What's Up in the 8th
Mostly criminal cases this week...
There have been any number of decisions on advising a defendant of post-release control at sentencing, and State v. Sneed is another, with a bit of a twist. The trial judge had orally advised the defendant of PRC, but forgot to include it in the journal entry. Despite a plethora of cases holding that this renders the sentencing void, requiring a re-sentencing, the 8th holds that it can merely reverse and remand the case for correction of the journal entry. That might be one to keep an eye on.
In State v. Taylor, the trial court had held that a prior child endangering conviction couldn't be used to elevate a second one to a felony, stating that the plea to the first one was invalid because the defendant hadn't been advised of the fact that the misdemeanor plea could be used to enhance a second charge. The 8th District reverses, ruling that nothing in the criminal rules requires that a defendant be advised of the potential enhancement consequences of a plea.
The expert witness in a child sex rape trial, a nurse practitioner, says that her diagnosis is that "there was a good likelihood that [the child] had been sexually abused." In State v. West, the court reverses the defendant's convictions, holding that this was impermissible testimony on the child's veracity. The court acknowledged that "a medical expert may make a diagnosis of. sexual abuse, despite a lack of physical findings, if the expert relies upon other facts in addition to the child's statements in reaching such diagnosis," but said there was nothing besides the child's statements here. Another factor might have been that the 8th had previously reversed two other cases where this same expert testified, for the same reason.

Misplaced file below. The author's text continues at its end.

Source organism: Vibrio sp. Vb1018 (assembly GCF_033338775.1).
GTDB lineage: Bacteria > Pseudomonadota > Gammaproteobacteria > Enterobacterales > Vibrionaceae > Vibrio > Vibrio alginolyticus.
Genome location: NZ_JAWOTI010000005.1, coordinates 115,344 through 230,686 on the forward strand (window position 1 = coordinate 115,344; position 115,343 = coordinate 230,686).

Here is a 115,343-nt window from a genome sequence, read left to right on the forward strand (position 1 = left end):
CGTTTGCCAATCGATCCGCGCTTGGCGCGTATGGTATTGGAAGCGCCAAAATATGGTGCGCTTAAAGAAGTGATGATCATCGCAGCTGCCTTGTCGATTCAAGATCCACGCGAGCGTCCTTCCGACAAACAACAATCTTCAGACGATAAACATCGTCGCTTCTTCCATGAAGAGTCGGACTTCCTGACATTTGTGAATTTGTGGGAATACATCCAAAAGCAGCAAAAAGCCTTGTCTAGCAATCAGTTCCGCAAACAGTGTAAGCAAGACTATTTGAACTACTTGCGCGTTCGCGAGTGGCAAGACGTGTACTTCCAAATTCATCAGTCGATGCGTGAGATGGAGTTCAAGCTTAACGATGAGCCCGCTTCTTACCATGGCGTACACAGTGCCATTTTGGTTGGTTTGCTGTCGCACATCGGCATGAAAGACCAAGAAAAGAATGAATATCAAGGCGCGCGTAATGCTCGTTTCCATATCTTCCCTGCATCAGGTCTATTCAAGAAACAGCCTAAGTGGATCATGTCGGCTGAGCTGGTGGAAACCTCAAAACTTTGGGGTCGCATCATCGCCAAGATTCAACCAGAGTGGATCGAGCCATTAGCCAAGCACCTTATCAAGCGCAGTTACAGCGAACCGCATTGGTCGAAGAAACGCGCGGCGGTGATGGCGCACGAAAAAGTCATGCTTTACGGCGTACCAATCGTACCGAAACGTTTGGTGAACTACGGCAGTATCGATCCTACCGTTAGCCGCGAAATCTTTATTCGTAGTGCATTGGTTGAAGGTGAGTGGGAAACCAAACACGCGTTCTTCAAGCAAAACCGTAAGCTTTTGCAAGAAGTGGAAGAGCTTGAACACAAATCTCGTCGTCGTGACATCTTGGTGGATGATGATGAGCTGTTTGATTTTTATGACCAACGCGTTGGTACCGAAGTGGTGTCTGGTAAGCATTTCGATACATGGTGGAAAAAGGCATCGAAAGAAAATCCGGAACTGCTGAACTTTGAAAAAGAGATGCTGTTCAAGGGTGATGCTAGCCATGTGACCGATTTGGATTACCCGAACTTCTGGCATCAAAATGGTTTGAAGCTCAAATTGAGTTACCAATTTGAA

Simeone v. Schwebel Baking Co. is the only civil case, and the court hands down a rarity: a reversal of a grant of summary judgment in an open-and-obvious case. The plaintiff was pushing a shopping cart out of a store, and tripped after the front wheels were caught in a commercial mat that was "curled up." The court found "attendant circumstances" because "the possibility of customers pushing shopping carts over a commercial mat increased the risk of the mat curling, rumpling, buckling, or sliding." Judge McMonagle probably has the better argument in dissent, arguing that the issue wasn't the open and obvious doctrine, but the fact that there wasn't any evidence that the shopkeeper had notice that there was anything wrong with the rug.